Technology Update: Get free mobile Part D formulary info


Pharmacists and physicians now have free access to Medicare Part D Rx plan formularies via their mobile devices or the Web, courtesy of Epocrates Inc. The information also includes Rx plan co-pay tiers, generic drug options, and coverage restrictions.

Use X12N 837 to e-bill professional services

The Centers for Medicare & Medicaid Services has reaffirmed that the ASC X12N 837 Professional 4010 and 4010A1 remain the approved standard for electronically submitting claims for pharmacy professional services. The National Community Pharmacists Association had sought clarification about which electronic data interchange format and code set standards should be used for professional services billing.

Pharmacy Resources Network, Kennesaw, Ga., has released e-staffing and e-scheduling software that allows pharmacies to post their open work shifts on a secure Web site. Once a shift is posted, an e-mail is sent via PDA, cell, or PC to prescreened pharmacists available to work in the pharmacy's geographic area. Another e-mail is sent to a Pharmacy Resources Network scheduler, who informs the pharmacy when an R.Ph. indicates he/she will cover the shift. The R.Ph. is also sent MapQuest directions to the location. For more information, go to: http://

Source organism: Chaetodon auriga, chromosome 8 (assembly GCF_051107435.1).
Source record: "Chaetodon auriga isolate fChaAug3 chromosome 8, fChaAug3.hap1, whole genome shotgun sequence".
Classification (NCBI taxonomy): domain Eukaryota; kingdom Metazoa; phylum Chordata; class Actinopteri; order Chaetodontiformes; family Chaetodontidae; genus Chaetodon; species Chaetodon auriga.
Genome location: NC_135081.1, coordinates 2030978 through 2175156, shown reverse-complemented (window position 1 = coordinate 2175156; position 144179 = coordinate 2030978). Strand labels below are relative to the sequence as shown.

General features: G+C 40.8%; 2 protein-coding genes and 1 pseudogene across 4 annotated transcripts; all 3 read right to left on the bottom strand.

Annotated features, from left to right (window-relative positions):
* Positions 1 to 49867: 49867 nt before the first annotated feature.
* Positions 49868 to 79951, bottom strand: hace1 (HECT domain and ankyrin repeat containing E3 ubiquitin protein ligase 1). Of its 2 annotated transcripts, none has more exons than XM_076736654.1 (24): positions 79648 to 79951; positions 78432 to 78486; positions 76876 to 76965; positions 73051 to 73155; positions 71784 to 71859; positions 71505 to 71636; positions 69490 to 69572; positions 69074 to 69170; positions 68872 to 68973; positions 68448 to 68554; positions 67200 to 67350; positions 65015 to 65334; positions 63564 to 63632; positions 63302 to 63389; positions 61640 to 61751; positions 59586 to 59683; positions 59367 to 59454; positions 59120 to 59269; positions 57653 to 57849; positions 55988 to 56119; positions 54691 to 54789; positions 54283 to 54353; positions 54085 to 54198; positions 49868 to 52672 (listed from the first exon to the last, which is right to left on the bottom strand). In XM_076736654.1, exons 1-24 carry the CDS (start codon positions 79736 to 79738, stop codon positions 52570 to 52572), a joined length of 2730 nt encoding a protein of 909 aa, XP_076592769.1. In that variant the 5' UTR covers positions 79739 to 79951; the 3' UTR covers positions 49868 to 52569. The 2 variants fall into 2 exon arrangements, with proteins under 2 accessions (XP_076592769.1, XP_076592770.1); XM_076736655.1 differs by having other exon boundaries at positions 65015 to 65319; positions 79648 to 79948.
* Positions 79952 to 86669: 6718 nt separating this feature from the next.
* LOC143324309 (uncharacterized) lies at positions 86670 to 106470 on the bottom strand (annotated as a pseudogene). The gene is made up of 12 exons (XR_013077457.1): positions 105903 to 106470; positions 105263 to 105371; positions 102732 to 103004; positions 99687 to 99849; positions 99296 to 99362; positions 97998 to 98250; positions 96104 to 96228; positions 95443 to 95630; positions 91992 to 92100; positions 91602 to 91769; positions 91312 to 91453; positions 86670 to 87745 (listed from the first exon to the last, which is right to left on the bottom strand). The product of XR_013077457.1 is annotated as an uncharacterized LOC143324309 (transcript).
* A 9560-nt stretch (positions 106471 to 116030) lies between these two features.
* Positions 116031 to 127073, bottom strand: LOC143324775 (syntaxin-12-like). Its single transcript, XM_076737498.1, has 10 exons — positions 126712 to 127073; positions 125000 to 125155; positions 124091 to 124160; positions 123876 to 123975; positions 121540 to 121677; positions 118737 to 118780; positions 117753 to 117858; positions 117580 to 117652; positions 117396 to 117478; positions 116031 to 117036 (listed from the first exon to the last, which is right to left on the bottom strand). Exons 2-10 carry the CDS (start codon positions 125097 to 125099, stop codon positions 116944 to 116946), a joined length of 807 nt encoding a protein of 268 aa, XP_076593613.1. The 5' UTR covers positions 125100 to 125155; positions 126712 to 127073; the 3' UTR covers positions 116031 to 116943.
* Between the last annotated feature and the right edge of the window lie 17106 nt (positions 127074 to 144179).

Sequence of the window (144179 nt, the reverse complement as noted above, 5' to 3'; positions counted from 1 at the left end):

Wise move


The second edition of the Pharmacy Companion Guide with programming instructions for X12N 837 has been issued by the Pharmacist Services Technical Advisory Coalition (PSTAC). The guide focuses specifically on data content germane to processing claims for pharmacy professional services. It can be ordered on-line at for $225 as a bound document, $205 for a CD-ROM, or $190 as a downloadable PDF.

Special delivery

Johns Hopkins researchers have developed a self-assembling cube-shaped container no bigger than a speck of dust that could deliver medications and cell therapy. The metallic cubes, coated with a thin layer of gold, mix electronic chip-making with basic chemistry and may someday release drugs on demand in response to a remote-controlled radio frequency signal. The research was published in the December issue of Biomedical Microdevices.

Name recognition

Consumers are much more aware of radio frequency identification (RFID) than they were a year ago, according to a survey of more than 7,000 adults by BIGresearch and Artafact LLC. At the time of the survey, 42% of those polled had heard of RFID, compared with only 28% in 2004. However, awareness may not rise much further unless there is some news event to spark consumer interest, according to the researchers.

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